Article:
Navigating Pain Management Prescriptions In Wound Care

Clinical Editor: Kazu Suzuki, DPM, CWS | 16,621 reads | 0 comments | 12/19/2012

Offering insights and perspectives on prescribing medication for patients with painful wounds, these expert panelists discuss drugs for neuropathic pain, extended-release narcotics and how to be wary of pain medication “seekers.”

Q: Do you use gabapentin (Neurontin, Pfizer), pregabalin (Lyrica, Pfizer), or duloxetine (Cymbalta, Eli Lilly) and other medications for neuropathic pain? A:

“I would estimate that not a day goes by in which I have not prescribed antinociceptive therapy for neuropathic pain,” says Allen Jacobs, DPM.

How A Positive Attitude At The Top Can Spur Staff Productivity

Lynn Homisak PRT | 3,607 reads | 0 comments | 11/08/2012

It is no secret that the attitude of one’s practice starts at the top with the doctor(s) and trickles down to staff. If the doctor walks into the office in high spirits, smiling and ready to take on the day, that positive energy transfers to his or her staff and then of course, to the patients. On the other hand, a grumpy entrance has a negative spiral down effect. Douglas McGregor (1906-1964), a social psychologist, defined two different models of management and how they can affect productivity outcomes.

Secrets To Motivating Your Staff

Lynn Homisak, PRT | 6,686 reads | 0 comments | 09/03/2008

Motivation does not always come wrapped in a dollar bill.Yet whenever the topic of “staff incentive” comes up, so does the topic of money. Even though I try to emphasize that it takes more than cold hard cash to incentivize staff, far too many physicians are unable to grasp this notion and keep reverting back to the bankroll in an effort to “buy” their staff ’s enthusiasm.

Expert Insights On Mastering Staff Training

By John V. Guiliana, DPM, MS | 3,789 reads | 0 comments | 05/03/2005

   Well-trained and efficient employees are crucial to the success of any business. Often a shortcoming, staff development is something that podiatric practitioners need to take seriously, building an integrated training process into their business plan. Without an adequate plan to train employees, doctors often feel as though the practice is inefficient and that they are constantly taking corrective measures.    In many medical practices, staff training is often inadequate.

How To Maximize Staff Productivity

By Brian McCurdy, Associate Editor | 6,799 reads | 0 comments | 11/03/2005

   From scheduling appointments to answering patient questions to billing, DPMs would be lost without competent and productive staff members. Indeed, having a good support staff is essential to a successful practice. However, with the hustle and bustle of everyday practice, it can be easy for staff to get bogged down in tasks. How can DPMs maximize the productivity of their staff?

Ten Ways To Retain Top Staff

By Anthony Leone, Special Projects Editor | 5,218 reads | 0 comments | 02/03/2006

It would have been devastating to his practice if it happened. She knew the operation of his office and losing someone like her would have sent his professional life into a tailspin. Hal Ornstein, DPM, said one of his office workers felt that she could not grow anymore in his office and was thinking about leaving. Dr. Ornstein had just the cure for her: more responsibility in a leadership role. “It would have been bad if I lost her,” he states. Finding quality staff is hard for many podiatrists but keeping them is even harder.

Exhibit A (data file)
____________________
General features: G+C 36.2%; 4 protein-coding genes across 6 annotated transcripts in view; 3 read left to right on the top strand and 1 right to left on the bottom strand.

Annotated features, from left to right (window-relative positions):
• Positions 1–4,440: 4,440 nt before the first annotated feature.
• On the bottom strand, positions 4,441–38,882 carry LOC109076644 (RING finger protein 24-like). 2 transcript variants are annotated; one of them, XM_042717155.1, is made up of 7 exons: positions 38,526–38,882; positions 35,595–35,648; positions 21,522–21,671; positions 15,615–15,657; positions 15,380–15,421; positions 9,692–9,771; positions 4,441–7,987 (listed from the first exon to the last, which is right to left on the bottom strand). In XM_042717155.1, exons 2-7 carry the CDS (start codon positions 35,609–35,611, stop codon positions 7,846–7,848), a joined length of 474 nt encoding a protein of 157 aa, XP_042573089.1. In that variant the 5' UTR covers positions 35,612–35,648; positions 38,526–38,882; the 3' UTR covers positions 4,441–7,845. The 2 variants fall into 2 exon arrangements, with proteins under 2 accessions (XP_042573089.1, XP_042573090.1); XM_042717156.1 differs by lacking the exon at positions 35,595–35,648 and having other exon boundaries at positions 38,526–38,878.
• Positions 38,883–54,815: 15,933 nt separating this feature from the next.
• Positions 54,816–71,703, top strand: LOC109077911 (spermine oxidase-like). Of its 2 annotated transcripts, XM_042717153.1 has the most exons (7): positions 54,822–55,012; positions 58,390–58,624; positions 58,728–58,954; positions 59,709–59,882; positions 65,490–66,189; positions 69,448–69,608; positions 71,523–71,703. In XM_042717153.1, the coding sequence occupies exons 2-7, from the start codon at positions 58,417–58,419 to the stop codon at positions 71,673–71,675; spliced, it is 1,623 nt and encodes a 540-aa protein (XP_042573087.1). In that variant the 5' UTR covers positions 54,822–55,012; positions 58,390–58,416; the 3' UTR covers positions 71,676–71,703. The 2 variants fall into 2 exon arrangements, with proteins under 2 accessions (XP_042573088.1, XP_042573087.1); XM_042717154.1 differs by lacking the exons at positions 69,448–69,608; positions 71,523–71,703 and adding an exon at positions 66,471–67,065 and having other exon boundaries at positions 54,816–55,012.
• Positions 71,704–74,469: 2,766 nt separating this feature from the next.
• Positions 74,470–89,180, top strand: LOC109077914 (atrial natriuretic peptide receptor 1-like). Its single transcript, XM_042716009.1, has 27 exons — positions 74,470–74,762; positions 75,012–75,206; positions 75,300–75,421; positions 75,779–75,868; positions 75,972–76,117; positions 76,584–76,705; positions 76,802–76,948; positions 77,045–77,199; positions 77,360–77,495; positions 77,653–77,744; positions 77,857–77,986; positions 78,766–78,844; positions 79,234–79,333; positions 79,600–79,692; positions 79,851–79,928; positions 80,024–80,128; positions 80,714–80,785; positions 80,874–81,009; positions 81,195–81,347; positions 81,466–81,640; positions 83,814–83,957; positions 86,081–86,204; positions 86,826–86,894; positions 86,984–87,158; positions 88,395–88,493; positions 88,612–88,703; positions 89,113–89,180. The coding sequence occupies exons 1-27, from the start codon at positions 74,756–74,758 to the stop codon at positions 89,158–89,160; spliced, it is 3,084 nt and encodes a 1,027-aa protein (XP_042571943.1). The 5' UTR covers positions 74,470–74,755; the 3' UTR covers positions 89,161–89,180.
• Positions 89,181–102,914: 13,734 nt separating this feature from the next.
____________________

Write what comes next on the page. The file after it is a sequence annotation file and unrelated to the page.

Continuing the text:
Navigating The Nuances Of Risk Management

By John H. McCord, DPM | 2,411 reads | 0 comments | 02/03/2008

I used to play a game called Risk with a group of friends during the early years of my practice. We would gather at somebody’s home or office, bring pizza and beer, and start the game. Risk is a game where you try to conquer the world with little plastic armies, using dice and strategy to gain continents and countries. As the night wore on and the beer and pizza were ingested or thrown at other players, our “risk” tolerance grew. A strategy I enjoyed was irritating another player by slinging insults about his profession and then conquering his countries.

Pertinent Roundtable Pearls On Orthotic Management

hmpadmin | 12,550 reads | 0 comments | 09/22/2009

   These expert panelists expound on the use of orthotic treatment for a range of issues including hyperpronation, overuse injuries and posterior tibial tendon dysfunction. They also discuss treating pediatric patients with both flexible flatfoot and those with non-compensating equinus.

   Q: What are your insights into the orthotic treatment of pediatric flexible flatfoot following reconstructive surgery?

Debating Current Issues In Orthotic Management

hmpadmin | 10,794 reads | 0 comments | 07/28/2009

   In addition to discussing the most common problems they see with orthosis irritation and how they remedy these issues, the expert panelists weigh in on two recent studies and their potential impact.

   Q: What is the most common orthosis irritation problem that you see in your practice and how do you solve it?

Taking An Active Role In Medical Staff Leadership

By Larry Crystal, DPM | 4,174 reads | 0 comments | 03/03/2007

      “Good morning, Chief” “Here comes the Chief” and “Good morning, Mr. President” are all greetings that I have heard since I was elected into the position of Medical Staff President of a tri-campus rural hospital with 65 active staff and 45 mid-level providers. So how did the only podiatrist on staff come to serve as Chief of Staff?       Some might say that my election was the result of a fortune of circumstance and those with experience in medical staff leadership might say that I was the victim of circumstance.